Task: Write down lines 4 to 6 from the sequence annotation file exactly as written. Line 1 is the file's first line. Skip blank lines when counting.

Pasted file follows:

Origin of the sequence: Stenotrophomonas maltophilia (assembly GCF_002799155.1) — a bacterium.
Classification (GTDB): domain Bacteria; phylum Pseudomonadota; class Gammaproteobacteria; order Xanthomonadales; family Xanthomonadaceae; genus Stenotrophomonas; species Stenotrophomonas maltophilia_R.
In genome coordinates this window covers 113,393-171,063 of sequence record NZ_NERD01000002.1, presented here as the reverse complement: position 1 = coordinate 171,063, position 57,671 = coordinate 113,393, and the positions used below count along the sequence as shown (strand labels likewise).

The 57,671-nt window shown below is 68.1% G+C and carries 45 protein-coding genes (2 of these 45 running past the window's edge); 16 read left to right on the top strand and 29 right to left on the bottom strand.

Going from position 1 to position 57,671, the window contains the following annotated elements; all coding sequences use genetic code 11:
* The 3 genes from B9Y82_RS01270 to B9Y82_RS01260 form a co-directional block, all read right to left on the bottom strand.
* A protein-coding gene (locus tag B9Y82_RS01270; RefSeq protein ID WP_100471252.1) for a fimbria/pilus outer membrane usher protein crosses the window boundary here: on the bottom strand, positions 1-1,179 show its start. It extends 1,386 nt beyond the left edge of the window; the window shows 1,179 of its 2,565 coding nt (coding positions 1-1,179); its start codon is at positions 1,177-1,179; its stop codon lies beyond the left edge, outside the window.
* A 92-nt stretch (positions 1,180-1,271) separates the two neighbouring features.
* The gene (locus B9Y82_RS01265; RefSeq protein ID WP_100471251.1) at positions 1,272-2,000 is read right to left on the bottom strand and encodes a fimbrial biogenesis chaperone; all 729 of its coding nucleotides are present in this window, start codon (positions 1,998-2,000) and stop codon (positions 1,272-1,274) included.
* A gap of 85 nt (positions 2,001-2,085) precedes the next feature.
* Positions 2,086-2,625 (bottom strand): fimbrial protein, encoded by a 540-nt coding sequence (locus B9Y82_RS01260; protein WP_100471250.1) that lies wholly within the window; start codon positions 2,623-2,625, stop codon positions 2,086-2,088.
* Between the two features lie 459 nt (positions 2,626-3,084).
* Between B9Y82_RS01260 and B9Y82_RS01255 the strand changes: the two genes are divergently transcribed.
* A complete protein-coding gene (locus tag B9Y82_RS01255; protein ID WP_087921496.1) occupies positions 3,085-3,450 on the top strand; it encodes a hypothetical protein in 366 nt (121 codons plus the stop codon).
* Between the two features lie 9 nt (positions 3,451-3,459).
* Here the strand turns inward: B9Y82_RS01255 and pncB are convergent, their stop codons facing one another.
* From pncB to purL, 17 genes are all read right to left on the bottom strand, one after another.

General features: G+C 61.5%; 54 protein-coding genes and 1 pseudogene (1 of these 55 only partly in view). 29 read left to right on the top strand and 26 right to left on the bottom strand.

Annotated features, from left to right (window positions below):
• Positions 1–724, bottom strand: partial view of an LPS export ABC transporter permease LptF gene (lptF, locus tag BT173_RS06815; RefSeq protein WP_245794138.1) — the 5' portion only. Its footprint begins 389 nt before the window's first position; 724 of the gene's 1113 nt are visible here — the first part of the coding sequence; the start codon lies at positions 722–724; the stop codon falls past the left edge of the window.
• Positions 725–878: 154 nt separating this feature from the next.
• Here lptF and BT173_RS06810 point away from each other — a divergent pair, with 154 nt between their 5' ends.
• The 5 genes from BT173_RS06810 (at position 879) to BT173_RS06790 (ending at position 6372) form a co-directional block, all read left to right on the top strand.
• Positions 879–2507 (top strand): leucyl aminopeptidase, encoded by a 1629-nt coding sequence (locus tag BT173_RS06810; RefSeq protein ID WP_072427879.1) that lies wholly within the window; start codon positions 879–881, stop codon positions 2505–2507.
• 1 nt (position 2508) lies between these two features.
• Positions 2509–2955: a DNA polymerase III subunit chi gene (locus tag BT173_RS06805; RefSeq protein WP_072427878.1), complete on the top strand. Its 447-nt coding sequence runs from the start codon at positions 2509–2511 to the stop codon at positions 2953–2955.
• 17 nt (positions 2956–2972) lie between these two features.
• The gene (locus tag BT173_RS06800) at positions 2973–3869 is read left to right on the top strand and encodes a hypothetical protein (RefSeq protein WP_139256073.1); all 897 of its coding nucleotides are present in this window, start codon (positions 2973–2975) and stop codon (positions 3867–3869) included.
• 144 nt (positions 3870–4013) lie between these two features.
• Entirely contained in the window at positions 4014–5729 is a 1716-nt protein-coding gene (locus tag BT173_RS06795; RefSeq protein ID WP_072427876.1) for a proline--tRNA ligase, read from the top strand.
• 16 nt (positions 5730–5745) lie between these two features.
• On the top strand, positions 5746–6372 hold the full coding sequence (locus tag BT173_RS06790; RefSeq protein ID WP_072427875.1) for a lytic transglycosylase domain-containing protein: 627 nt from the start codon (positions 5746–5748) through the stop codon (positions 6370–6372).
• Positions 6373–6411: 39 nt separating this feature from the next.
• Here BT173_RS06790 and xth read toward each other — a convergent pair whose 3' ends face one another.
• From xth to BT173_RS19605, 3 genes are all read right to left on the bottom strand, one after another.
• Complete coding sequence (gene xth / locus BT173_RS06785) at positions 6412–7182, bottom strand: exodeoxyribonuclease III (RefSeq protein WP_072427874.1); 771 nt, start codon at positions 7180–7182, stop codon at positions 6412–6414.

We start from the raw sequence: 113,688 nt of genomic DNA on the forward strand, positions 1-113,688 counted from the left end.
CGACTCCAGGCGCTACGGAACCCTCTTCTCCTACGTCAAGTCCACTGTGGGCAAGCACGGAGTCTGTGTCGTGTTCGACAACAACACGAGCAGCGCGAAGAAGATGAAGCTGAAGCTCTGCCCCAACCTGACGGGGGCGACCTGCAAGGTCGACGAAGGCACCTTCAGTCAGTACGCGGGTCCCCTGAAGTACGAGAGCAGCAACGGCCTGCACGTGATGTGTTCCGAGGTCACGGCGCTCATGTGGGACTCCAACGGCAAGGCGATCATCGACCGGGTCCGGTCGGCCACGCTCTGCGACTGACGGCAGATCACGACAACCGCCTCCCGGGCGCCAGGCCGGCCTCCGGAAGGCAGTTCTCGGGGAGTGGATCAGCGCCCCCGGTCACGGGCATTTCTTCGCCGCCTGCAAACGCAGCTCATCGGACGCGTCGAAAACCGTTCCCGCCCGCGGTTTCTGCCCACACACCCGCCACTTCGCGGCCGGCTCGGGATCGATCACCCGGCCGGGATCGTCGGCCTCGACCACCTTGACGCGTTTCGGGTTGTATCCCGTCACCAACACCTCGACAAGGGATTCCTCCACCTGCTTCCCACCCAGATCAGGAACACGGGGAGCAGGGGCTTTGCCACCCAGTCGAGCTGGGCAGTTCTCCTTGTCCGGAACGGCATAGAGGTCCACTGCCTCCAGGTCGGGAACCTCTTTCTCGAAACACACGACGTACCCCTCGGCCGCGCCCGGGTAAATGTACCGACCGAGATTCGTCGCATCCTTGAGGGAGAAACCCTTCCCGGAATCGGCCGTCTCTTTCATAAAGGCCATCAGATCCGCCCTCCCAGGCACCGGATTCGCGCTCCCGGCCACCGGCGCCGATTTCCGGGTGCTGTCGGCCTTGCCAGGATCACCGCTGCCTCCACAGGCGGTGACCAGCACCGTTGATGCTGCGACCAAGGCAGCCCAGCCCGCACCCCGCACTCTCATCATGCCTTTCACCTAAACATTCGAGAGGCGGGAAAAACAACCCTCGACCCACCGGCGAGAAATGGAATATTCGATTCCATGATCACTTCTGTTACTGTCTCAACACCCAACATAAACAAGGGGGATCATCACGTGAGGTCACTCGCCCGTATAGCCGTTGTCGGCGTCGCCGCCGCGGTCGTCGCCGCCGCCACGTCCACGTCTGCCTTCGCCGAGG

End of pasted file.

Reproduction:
The 57,671-nt window shown below is 68.1% G+C and carries 45 protein-coding genes (2 of these 45 running past the window's edge); 16 read left to right on the top strand and 29 right to left on the bottom strand.

Going from position 1 to position 57,671, the window contains the following annotated elements; all coding sequences use genetic code 11:
* The 3 genes from B9Y82_RS01270 to B9Y82_RS01260 form a co-directional block, all read right to left on the bottom strand.